I usually enjoy reading books designed for submissives, and novice submissives specifically, because they have so much to provide for learning and personal development. However, this book rubbed the the wrong way in several ways that just had me struggling to finish it without laughing out loud from what I was reading.

Erotic Surrender - The Sensual Joys of Female Submission

by Claudia Varrin is a piece of fluffy, otherworldly descriptions of D/s and BDSM that made me wondering what planet she's from.

First, the positive - the author does a decent job with the basics of BDSM and submission from a female submissive's viewpoint. If you haven't read a single book about BDSM or submission then you could pick up the overview from the first few chapters of this book. She does describe some common play activities and feelings for a female submissive with a male partner.

But here's where the book fell in my opinion. Claudia uses a lot of what I can only call, romance novel terms and descriptions throughout the entire book. Sure a thesaurus is a nice reference book to have on hand, but this book has overused it. It makes it apparent that she is uncomfortable with the use of anatomy words like vagina, or penis, but also the common slang of pussy or dick. Instead she drops words like quim, pearl, inner sanctum, manhood and rosebud opening. The only other times I'm okay with words like this is when I'm reading a smutty romance novel. And she doesn't limit it to anatomy. Instead of saying BDSM or SM it's called the Dark Garden throughout the entire book. You walk the dark garden in search of joys and pleasures that shadow land dreams and bathtub fantasies create. Seriously, I could just vomit with all the soft terms in this book.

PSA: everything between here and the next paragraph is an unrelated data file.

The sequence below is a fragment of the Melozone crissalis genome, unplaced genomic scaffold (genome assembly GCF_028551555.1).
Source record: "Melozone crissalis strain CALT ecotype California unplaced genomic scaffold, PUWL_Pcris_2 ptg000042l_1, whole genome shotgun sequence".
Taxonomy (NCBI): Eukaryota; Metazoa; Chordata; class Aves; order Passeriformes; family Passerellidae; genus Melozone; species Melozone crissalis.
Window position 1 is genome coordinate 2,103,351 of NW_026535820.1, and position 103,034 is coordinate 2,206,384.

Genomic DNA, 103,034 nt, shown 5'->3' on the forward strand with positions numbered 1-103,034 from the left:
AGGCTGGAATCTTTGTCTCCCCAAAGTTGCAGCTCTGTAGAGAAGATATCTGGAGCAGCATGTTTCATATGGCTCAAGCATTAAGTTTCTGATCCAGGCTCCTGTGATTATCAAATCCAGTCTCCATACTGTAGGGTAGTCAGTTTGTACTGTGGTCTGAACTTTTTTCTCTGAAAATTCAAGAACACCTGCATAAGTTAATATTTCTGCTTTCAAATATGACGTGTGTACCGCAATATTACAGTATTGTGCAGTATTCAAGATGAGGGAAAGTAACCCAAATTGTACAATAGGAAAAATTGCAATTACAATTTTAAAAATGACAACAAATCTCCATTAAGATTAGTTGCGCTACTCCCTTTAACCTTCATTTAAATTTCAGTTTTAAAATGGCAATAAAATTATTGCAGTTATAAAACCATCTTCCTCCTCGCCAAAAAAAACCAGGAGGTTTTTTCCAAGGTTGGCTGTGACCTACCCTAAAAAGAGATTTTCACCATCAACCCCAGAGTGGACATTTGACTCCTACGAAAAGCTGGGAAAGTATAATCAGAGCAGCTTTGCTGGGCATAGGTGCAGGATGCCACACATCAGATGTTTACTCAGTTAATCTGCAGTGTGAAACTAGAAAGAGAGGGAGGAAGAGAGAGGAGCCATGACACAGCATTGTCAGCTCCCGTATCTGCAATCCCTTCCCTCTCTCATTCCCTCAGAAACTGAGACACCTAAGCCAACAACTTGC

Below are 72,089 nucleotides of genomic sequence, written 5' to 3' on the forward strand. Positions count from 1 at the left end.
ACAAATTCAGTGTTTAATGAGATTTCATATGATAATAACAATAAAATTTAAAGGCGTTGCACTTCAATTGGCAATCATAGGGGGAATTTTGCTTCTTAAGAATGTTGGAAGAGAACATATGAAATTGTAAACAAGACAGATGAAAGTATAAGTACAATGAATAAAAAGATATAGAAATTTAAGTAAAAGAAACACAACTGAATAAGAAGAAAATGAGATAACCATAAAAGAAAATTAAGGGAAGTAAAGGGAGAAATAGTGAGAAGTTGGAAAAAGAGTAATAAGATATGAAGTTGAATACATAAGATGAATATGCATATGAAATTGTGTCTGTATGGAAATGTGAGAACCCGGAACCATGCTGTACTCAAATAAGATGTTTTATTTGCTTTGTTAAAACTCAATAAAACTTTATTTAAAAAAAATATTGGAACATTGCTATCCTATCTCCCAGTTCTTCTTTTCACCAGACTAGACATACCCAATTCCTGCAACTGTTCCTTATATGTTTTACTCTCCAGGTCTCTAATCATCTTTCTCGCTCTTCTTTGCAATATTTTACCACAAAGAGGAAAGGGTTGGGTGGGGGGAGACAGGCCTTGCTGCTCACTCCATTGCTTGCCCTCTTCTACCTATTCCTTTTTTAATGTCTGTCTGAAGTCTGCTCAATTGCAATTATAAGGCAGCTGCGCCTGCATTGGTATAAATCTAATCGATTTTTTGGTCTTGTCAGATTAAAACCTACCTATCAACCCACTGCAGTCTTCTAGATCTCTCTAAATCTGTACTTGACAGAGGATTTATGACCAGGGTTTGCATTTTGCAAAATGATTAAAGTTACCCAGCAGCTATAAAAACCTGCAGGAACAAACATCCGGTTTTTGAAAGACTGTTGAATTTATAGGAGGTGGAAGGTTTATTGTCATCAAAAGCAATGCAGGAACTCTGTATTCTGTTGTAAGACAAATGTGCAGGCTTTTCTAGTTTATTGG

For that reason it made it hard for me to read the what otherwise would be really good information. I appreciated that she touched on the emotional and physical benefits of being a sexual submissive and that strong emotions exist in the realm of a relationship like the one she has with her Master.

Really though, if she wanted to write a romance novel then she should have done that instead of disguise a non-fiction book with lyrical descriptions, romantic anecdotes and imaginative language. This just wasn't the book for me.

Then again, if you like that sort of thing, you might like this book. Don't take my word for it. Read it yourself and let me know what your impressions were of it.

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